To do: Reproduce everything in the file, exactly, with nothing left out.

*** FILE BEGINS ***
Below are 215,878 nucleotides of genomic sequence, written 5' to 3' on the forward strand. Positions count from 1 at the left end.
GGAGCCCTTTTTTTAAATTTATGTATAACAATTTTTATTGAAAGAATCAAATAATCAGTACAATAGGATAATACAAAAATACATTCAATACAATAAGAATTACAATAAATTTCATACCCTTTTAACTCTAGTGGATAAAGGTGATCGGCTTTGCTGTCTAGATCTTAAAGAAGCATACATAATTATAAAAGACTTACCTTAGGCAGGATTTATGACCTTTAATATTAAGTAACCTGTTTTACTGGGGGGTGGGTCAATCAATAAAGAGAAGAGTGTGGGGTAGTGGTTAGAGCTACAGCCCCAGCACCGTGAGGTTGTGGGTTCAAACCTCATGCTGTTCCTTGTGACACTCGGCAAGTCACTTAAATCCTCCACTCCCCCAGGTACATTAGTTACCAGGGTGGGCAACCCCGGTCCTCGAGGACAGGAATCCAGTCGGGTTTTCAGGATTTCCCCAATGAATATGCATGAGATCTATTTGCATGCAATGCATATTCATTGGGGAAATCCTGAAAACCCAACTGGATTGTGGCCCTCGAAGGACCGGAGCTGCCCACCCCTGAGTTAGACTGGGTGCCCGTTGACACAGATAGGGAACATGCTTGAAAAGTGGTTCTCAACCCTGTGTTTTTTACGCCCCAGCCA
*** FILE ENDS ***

Below are 215,878 nucleotides of genomic sequence, written 5' to 3' on the forward strand. Positions count from 1 at the left end.
GGAGCCCTTTTTTTAAATTTATGTATAACAATTTTTATTGAAAGAATCAAATAATCAGTACAATAGGATAATACAAAAATACATTCAATACAATAAGAATTACAATAAATTTCATACCCTTTTAACTCTAGTGGATAAAGGTGATCGGCTTTGCTGTCTAGATCTTAAAGAAGCATACATAATTATAAAAGACTTACCTTAGGCAGGATTTATGACCTTTAATATTAAGTAACCTGTTTTACTGGGGGGTGGGTCAATCAATAAAGAGAAGAGTGTGGGGTAGTGGTTAGAGCTACAGCCCCAGCACCGTGAGGTTGTGGGTTCAAACCTCATGCTGTTCCTTGTGACACTCGGCAAGTCACTTAAATCCTCCACTCCCCCAGGTACATTAGTTACCAGGGTGGGCAACCCCGGTCCTCGAGGACAGGAATCCAGTCGGGTTTTCAGGATTTCCCCAATGAATATGCATGAGATCTATTTGCATGCAATGCATATTCATTGGGGAAATCCTGAAAACCCAACTGGATTGTGGCCCTCGAAGGACCGGAGCTGCCCACCCCTGAGTTAGACTGGGTGCCCGTTGACACAGATAGGGAACATGCTTGAAAAGTGGTTCTCAACCCTGTGTTTTTTACGCCCCAGCCA